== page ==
The honey bottling process is often debated amongst new and experienced beekeepers. But most beekeepers agree that you should give your honey time to settle after the extraction process. So, how long should your honey sit before you bottle it?
Extracted honey should be left for 24 to 48 hours to settle before beginning the bottling process. This allows the air bubbles and wax debris to float to the top and be removed by skimming or clingwrap. Leaving only the most attractive and clear honey for consumption.
Before you begin bottling your honey there is several important factors that you should consider. Are you going to use plastic or glass bottles, how are you going to skim and filter your honey, and how quickly does your honey crystalize? Let’s explore these factors and more to assist with your honey bottling.
How Long Should Honey Sit Before Bottling
Extracted honey forms small air bubbles during the extraction process. As the air bubbles rise to the top you will sometimes get small particles of wax rising with the bubbles. These bubbles form a layer of white foam on the top of honey.
The amount of time your honey needs to settle is also dependent on the temperature, extraction process, the type of filters used, and how quickly your honey may crystalize. Some honeys crystalize very quickly while others almost never crystalize.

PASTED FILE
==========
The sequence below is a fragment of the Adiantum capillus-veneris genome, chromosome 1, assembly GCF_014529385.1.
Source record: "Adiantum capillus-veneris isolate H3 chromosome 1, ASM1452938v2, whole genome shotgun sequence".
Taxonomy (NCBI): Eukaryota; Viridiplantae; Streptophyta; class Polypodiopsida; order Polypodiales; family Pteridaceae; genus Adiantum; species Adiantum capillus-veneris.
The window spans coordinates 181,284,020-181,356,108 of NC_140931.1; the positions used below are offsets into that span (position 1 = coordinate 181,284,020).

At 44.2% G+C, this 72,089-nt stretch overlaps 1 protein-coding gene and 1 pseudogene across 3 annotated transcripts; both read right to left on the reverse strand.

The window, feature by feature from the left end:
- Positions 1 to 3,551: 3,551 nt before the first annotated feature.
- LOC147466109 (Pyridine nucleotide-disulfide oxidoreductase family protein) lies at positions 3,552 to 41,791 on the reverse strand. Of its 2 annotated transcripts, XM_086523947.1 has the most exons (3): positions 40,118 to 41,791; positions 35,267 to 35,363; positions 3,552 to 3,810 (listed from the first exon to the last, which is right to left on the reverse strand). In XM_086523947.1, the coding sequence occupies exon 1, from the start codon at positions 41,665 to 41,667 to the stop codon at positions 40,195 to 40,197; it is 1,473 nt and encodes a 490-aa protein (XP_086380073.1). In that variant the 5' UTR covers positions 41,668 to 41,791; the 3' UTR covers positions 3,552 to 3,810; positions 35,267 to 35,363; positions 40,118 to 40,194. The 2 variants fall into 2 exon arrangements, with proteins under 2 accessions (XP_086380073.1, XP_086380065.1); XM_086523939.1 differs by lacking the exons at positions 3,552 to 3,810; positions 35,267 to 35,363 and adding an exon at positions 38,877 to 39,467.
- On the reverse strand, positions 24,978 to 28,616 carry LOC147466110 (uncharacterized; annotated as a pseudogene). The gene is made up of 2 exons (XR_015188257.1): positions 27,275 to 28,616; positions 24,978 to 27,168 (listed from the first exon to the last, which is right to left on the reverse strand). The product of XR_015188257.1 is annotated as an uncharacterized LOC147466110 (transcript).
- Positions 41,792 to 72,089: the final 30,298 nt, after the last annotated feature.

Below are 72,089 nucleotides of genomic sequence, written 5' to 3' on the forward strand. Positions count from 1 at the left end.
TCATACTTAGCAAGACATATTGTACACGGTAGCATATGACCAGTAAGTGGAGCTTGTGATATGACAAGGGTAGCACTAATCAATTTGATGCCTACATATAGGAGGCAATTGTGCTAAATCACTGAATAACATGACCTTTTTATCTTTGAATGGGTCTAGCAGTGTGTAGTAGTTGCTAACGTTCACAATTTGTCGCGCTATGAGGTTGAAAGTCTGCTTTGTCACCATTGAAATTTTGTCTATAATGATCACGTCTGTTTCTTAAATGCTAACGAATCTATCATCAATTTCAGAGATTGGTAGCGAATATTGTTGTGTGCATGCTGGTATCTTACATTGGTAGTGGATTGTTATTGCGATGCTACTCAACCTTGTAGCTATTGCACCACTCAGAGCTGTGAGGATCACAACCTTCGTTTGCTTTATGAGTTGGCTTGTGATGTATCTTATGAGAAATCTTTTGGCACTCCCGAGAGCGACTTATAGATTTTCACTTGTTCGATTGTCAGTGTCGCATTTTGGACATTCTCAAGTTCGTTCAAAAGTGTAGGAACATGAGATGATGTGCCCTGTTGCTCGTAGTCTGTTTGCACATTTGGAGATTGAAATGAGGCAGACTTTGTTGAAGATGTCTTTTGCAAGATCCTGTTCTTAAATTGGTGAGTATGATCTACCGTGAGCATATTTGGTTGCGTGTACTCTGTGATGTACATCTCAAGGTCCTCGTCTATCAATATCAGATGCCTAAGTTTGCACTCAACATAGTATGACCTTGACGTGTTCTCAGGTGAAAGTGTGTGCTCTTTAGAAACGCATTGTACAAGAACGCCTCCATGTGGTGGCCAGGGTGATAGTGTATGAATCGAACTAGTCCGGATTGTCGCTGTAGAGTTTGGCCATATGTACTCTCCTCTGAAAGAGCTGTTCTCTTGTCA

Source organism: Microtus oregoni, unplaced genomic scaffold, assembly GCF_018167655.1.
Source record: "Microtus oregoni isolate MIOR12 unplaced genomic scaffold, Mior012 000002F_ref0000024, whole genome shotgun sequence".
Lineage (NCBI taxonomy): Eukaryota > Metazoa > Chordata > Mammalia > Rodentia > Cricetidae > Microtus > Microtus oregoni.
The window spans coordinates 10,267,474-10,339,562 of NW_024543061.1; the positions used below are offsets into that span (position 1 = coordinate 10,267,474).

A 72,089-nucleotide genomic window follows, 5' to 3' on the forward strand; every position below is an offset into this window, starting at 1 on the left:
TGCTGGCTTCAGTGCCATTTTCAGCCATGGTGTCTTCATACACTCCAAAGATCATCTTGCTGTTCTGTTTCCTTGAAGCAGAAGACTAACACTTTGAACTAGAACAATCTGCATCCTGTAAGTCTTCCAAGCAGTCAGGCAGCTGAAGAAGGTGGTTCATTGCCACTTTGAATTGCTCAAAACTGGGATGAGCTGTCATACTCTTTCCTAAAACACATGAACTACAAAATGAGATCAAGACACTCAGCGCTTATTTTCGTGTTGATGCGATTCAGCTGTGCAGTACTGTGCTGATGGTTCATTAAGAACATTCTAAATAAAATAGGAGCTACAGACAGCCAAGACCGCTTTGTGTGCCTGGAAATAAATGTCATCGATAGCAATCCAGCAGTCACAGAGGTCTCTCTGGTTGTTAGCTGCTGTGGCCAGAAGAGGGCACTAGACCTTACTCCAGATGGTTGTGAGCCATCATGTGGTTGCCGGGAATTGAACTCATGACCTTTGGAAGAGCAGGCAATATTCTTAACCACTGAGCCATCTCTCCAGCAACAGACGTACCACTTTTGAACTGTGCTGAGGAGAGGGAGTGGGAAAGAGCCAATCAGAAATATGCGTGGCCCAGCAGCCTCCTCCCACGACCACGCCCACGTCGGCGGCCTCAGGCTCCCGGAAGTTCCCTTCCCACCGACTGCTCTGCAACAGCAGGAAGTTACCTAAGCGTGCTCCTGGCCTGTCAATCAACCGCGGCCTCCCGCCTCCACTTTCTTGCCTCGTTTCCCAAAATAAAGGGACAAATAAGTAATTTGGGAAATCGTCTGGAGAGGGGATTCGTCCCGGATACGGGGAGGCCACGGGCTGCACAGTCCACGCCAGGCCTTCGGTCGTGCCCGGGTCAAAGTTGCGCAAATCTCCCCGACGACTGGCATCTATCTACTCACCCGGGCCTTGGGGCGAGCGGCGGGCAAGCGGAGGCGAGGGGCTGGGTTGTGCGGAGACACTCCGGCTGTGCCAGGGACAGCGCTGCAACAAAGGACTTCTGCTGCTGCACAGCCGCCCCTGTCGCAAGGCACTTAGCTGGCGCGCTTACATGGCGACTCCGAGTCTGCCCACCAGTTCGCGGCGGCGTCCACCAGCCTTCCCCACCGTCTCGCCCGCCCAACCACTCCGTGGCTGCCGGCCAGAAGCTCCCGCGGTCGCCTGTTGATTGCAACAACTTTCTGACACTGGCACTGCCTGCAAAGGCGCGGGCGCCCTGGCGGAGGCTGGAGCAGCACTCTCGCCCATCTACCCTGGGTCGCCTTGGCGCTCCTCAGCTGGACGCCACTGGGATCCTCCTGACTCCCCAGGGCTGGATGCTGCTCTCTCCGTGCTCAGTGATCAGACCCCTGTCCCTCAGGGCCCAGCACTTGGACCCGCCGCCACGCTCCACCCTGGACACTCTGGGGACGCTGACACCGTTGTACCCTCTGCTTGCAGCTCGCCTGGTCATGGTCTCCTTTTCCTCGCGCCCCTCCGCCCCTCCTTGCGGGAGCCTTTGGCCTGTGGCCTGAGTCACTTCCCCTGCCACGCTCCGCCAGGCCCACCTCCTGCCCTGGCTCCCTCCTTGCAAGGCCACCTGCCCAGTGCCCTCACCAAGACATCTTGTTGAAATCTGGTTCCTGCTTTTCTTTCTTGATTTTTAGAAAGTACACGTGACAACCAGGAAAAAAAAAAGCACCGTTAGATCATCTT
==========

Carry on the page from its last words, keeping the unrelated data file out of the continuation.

How quickly honey crystalizes depends on your local nectar and the ratio of glucose to fructose. It is best to consult with local beekeepers regarding local nectars and crystallization timeframes.
Well filtered honey will only form foam on the top and can be easily skimmed or removed using clingwrap. Simply place the clingwrap tightly on the top of the honey and lift it off and the foam will come with it. This is a common method used by many beekeepers and is far easier and quicker than skimming.
Before you begin to bottle your honey, it is recommended to wait at least 24 to 48 hours after extraction. If its stored in a colder environment your honey may require several days longer for the air bubbles and debris to rise to the top.
If your honey is bottled with this white foam or air bubbles, called frosting in honey, it will appear at the top of the honey in the jar. But the white frosting will then spread down the inside of the jar and your honey will appear as white. The frosting in honey doesn’t change the taste of your honey, and its quite safe to eat, but it’s not very attractive to consumers.